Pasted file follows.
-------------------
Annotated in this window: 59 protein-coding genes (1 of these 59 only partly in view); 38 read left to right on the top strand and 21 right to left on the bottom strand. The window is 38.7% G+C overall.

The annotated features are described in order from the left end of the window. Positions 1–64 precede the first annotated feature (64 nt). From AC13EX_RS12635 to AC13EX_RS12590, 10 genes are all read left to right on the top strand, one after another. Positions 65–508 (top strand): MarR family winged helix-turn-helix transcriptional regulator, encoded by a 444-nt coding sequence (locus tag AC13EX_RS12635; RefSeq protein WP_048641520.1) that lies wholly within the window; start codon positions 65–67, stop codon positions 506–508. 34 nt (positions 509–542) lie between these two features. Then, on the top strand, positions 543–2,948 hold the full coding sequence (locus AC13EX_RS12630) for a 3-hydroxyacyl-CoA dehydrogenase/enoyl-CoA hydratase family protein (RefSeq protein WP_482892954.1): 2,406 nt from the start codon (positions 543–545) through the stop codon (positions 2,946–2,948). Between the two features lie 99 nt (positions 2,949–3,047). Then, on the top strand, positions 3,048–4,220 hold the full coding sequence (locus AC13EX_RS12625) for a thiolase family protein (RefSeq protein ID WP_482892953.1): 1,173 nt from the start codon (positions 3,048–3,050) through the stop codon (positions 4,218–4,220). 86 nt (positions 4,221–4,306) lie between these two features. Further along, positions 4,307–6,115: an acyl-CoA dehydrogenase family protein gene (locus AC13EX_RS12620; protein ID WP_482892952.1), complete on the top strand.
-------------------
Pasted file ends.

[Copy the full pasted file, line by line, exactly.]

Annotated in this window: 59 protein-coding genes (1 of these 59 only partly in view); 38 read left to right on the top strand and 21 right to left on the bottom strand. The window is 38.7% G+C overall.

The annotated features are described in order from the left end of the window. Positions 1–64 precede the first annotated feature (64 nt). From AC13EX_RS12635 to AC13EX_RS12590, 10 genes are all read left to right on the top strand, one after another. Positions 65–508 (top strand): MarR family winged helix-turn-helix transcriptional regulator, encoded by a 444-nt coding sequence (locus tag AC13EX_RS12635; RefSeq protein WP_048641520.1) that lies wholly within the window; start codon positions 65–67, stop codon positions 506–508. 34 nt (positions 509–542) lie between these two features. Then, on the top strand, positions 543–2,948 hold the full coding sequence (locus AC13EX_RS12630) for a 3-hydroxyacyl-CoA dehydrogenase/enoyl-CoA hydratase family protein (RefSeq protein WP_482892954.1): 2,406 nt from the start codon (positions 543–545) through the stop codon (positions 2,946–2,948). Between the two features lie 99 nt (positions 2,949–3,047). Then, on the top strand, positions 3,048–4,220 hold the full coding sequence (locus AC13EX_RS12625) for a thiolase family protein (RefSeq protein ID WP_482892953.1): 1,173 nt from the start codon (positions 3,048–3,050) through the stop codon (positions 4,218–4,220). 86 nt (positions 4,221–4,306) lie between these two features. Further along, positions 4,307–6,115: an acyl-CoA dehydrogenase family protein gene (locus AC13EX_RS12620; protein ID WP_482892952.1), complete on the top strand.